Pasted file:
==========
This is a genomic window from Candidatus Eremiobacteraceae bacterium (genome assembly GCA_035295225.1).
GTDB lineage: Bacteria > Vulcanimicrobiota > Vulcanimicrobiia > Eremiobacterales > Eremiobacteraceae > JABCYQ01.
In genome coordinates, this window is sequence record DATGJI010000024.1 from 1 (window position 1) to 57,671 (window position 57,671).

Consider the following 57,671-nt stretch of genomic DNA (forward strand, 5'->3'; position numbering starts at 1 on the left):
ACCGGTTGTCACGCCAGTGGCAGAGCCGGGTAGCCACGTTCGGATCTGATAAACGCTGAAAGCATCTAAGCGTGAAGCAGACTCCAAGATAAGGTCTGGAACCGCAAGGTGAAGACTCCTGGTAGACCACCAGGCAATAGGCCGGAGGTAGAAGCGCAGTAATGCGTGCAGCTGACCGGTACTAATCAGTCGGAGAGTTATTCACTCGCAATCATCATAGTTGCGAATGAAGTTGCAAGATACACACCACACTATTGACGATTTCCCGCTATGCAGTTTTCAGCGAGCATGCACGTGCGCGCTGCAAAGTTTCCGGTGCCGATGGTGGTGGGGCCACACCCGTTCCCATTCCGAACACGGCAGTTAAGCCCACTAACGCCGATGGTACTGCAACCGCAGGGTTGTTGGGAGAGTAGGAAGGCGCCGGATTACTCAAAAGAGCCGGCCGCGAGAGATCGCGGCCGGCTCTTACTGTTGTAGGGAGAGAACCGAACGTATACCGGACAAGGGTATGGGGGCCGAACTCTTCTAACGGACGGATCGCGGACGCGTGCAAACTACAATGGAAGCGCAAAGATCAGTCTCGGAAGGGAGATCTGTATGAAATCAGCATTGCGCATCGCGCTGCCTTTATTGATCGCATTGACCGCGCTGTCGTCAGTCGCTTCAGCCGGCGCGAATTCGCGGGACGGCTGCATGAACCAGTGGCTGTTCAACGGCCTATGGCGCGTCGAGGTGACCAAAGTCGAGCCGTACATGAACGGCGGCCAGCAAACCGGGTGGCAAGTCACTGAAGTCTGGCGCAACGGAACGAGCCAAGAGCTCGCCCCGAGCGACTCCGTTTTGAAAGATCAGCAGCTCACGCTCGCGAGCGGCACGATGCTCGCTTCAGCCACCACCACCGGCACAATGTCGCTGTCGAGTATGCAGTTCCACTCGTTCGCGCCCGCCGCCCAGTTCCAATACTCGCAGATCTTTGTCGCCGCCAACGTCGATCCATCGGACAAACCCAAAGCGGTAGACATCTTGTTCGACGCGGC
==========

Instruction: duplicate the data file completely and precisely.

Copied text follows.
This is a genomic window from Candidatus Eremiobacteraceae bacterium (genome assembly GCA_035295225.1).
GTDB lineage: Bacteria > Vulcanimicrobiota > Vulcanimicrobiia > Eremiobacterales > Eremiobacteraceae > JABCYQ01.
In genome coordinates, this window is sequence record DATGJI010000024.1 from 1 (window position 1) to 57,671 (window position 57,671).

Consider the following 57,671-nt stretch of genomic DNA (forward strand, 5'->3'; position numbering starts at 1 on the left):
ACCGGTTGTCACGCCAGTGGCAGAGCCGGGTAGCCACGTTCGGATCTGATAAACGCTGAAAGCATCTAAGCGTGAAGCAGACTCCAAGATAAGGTCTGGAACCGCAAGGTGAAGACTCCTGGTAGACCACCAGGCAATAGGCCGGAGGTAGAAGCGCAGTAATGCGTGCAGCTGACCGGTACTAATCAGTCGGAGAGTTATTCACTCGCAATCATCATAGTTGCGAATGAAGTTGCAAGATACACACCACACTATTGACGATTTCCCGCTATGCAGTTTTCAGCGAGCATGCACGTGCGCGCTGCAAAGTTTCCGGTGCCGATGGTGGTGGGGCCACACCCGTTCCCATTCCGAACACGGCAGTTAAGCCCACTAACGCCGATGGTACTGCAACCGCAGGGTTGTTGGGAGAGTAGGAAGGCGCCGGATTACTCAAAAGAGCCGGCCGCGAGAGATCGCGGCCGGCTCTTACTGTTGTAGGGAGAGAACCGAACGTATACCGGACAAGGGTATGGGGGCCGAACTCTTCTAACGGACGGATCGCGGACGCGTGCAAACTACAATGGAAGCGCAAAGATCAGTCTCGGAAGGGAGATCTGTATGAAATCAGCATTGCGCATCGCGCTGCCTTTATTGATCGCATTGACCGCGCTGTCGTCAGTCGCTTCAGCCGGCGCGAATTCGCGGGACGGCTGCATGAACCAGTGGCTGTTCAACGGCCTATGGCGCGTCGAGGTGACCAAAGTCGAGCCGTACATGAACGGCGGCCAGCAAACCGGGTGGCAAGTCACTGAAGTCTGGCGCAACGGAACGAGCCAAGAGCTCGCCCCGAGCGACTCCGTTTTGAAAGATCAGCAGCTCACGCTCGCGAGCGGCACGATGCTCGCTTCAGCCACCACCACCGGCACAATGTCGCTGTCGAGTATGCAGTTCCACTCGTTCGCGCCCGCCGCCCAGTTCCAATACTCGCAGATCTTTGTCGCCGCCAACGTCGATCCATCGGACAAACCCAAAGCGGTAGACATCTTGTTCGACGCGGC